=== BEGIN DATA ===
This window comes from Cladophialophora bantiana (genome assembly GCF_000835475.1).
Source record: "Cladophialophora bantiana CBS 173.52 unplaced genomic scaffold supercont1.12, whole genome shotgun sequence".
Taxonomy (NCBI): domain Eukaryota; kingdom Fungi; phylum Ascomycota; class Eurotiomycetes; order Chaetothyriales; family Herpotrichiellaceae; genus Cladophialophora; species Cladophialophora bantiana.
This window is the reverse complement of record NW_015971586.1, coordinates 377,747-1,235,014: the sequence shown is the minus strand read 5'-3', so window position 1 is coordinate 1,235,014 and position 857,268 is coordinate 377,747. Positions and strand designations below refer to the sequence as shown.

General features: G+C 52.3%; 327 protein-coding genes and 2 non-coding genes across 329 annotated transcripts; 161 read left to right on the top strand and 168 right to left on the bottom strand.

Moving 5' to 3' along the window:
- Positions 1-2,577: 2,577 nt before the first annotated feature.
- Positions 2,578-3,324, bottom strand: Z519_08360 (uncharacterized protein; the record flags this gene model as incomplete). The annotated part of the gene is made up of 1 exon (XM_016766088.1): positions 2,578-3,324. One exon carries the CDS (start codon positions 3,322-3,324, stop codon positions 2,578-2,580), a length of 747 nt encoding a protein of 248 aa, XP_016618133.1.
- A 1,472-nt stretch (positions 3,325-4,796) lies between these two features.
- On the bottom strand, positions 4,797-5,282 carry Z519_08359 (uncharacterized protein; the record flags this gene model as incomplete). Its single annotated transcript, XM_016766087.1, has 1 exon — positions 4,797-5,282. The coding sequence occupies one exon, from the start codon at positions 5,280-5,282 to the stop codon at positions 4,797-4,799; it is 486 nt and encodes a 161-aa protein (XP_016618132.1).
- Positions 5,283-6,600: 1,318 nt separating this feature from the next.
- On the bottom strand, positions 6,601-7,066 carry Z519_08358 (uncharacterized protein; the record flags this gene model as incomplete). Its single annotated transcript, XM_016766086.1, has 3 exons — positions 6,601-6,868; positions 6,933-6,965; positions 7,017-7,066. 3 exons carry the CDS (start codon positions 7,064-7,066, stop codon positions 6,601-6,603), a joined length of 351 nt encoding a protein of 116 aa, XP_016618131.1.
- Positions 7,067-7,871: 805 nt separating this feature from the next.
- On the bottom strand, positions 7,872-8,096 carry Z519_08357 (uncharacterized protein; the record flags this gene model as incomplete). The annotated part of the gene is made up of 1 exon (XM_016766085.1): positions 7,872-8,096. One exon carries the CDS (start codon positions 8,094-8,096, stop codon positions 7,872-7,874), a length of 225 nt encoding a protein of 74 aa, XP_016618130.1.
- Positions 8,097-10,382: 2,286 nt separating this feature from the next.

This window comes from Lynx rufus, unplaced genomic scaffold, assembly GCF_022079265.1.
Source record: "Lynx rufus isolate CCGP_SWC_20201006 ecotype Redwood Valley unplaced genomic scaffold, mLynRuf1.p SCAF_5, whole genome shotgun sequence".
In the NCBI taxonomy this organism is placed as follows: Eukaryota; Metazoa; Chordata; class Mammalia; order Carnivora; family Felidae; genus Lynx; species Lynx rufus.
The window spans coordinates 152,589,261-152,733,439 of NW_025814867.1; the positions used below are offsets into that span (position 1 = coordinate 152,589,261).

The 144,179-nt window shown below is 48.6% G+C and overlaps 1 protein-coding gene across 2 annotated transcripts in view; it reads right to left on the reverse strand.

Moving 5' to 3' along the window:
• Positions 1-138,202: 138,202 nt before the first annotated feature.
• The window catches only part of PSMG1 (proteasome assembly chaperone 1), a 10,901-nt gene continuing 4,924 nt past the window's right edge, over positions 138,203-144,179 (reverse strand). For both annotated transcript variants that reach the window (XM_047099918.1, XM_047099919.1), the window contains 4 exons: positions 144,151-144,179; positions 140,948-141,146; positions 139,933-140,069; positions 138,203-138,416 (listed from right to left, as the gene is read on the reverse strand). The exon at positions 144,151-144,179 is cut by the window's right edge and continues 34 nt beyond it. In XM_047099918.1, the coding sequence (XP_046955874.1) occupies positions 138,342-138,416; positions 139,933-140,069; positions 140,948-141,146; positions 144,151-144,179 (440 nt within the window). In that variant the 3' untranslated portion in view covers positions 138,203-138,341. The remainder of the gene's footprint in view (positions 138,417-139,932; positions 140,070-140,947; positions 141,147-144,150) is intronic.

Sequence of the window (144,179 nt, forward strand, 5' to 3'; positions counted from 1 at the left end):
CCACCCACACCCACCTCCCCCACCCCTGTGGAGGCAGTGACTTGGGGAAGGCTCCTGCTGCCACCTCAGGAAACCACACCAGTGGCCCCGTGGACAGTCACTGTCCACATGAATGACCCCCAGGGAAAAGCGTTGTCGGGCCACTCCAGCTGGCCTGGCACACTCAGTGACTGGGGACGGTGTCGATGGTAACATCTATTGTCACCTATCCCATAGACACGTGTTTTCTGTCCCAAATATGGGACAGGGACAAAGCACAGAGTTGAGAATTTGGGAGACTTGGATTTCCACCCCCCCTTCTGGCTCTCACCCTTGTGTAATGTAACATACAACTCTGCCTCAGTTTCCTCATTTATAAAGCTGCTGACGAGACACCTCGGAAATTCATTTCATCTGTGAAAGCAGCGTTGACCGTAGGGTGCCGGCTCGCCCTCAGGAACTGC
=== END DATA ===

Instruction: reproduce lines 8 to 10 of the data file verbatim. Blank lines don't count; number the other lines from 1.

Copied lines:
- Positions 2,578-3,324, bottom strand: Z519_08360 (uncharacterized protein; the record flags this gene model as incomplete). The annotated part of the gene is made up of 1 exon (XM_016766088.1): positions 2,578-3,324. One exon carries the CDS (start codon positions 3,322-3,324, stop codon positions 2,578-2,580), a length of 747 nt encoding a protein of 248 aa, XP_016618133.1.
- A 1,472-nt stretch (positions 3,325-4,796) lies between these two features.
- On the bottom strand, positions 4,797-5,282 carry Z519_08359 (uncharacterized protein; the record flags this gene model as incomplete). Its single annotated transcript, XM_016766087.1, has 1 exon — positions 4,797-5,282. The coding sequence occupies one exon, from the start codon at positions 5,280-5,282 to the stop codon at positions 4,797-4,799; it is 486 nt and encodes a 161-aa protein (XP_016618132.1).